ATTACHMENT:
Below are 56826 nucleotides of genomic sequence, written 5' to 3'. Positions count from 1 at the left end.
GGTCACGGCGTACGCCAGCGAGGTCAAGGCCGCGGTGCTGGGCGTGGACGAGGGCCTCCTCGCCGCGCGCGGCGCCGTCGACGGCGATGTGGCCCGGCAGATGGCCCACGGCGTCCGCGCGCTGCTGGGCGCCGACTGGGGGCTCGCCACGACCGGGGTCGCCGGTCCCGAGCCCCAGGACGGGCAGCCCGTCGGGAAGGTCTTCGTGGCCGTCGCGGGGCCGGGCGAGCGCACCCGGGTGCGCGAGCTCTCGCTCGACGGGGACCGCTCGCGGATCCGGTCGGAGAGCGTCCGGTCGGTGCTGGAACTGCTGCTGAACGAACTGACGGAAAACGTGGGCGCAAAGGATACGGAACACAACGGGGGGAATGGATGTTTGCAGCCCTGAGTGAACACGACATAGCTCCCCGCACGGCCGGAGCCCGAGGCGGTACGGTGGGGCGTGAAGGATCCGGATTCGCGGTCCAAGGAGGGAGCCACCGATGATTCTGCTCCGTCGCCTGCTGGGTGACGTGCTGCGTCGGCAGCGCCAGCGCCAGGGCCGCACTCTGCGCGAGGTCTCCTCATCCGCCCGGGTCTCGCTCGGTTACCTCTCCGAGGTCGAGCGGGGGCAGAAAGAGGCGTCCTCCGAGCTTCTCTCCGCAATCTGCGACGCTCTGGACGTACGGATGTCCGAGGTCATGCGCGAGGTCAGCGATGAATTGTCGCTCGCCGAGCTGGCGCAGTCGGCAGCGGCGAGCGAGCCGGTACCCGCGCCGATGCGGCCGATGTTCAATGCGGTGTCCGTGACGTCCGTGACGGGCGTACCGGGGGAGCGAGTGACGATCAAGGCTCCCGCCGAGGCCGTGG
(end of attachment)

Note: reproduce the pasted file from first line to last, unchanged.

Below are 56826 nucleotides of genomic sequence, written 5' to 3'. Positions count from 1 at the left end.
GGTCACGGCGTACGCCAGCGAGGTCAAGGCCGCGGTGCTGGGCGTGGACGAGGGCCTCCTCGCCGCGCGCGGCGCCGTCGACGGCGATGTGGCCCGGCAGATGGCCCACGGCGTCCGCGCGCTGCTGGGCGCCGACTGGGGGCTCGCCACGACCGGGGTCGCCGGTCCCGAGCCCCAGGACGGGCAGCCCGTCGGGAAGGTCTTCGTGGCCGTCGCGGGGCCGGGCGAGCGCACCCGGGTGCGCGAGCTCTCGCTCGACGGGGACCGCTCGCGGATCCGGTCGGAGAGCGTCCGGTCGGTGCTGGAACTGCTGCTGAACGAACTGACGGAAAACGTGGGCGCAAAGGATACGGAACACAACGGGGGGAATGGATGTTTGCAGCCCTGAGTGAACACGACATAGCTCCCCGCACGGCCGGAGCCCGAGGCGGTACGGTGGGGCGTGAAGGATCCGGATTCGCGGTCCAAGGAGGGAGCCACCGATGATTCTGCTCCGTCGCCTGCTGGGTGACGTGCTGCGTCGGCAGCGCCAGCGCCAGGGCCGCACTCTGCGCGAGGTCTCCTCATCCGCCCGGGTCTCGCTCGGTTACCTCTCCGAGGTCGAGCGGGGGCAGAAAGAGGCGTCCTCCGAGCTTCTCTCCGCAATCTGCGACGCTCTGGACGTACGGATGTCCGAGGTCATGCGCGAGGTCAGCGATGAATTGTCGCTCGCCGAGCTGGCGCAGTCGGCAGCGGCGAGCGAGCCGGTACCCGCGCCGATGCGGCCGATGTTCAATGCGGTGTCCGTGACGTCCGTGACGGGCGTACCGGGGGAGCGAGTGACGATCAAGGCTCCCGCCGAGGCCGTGG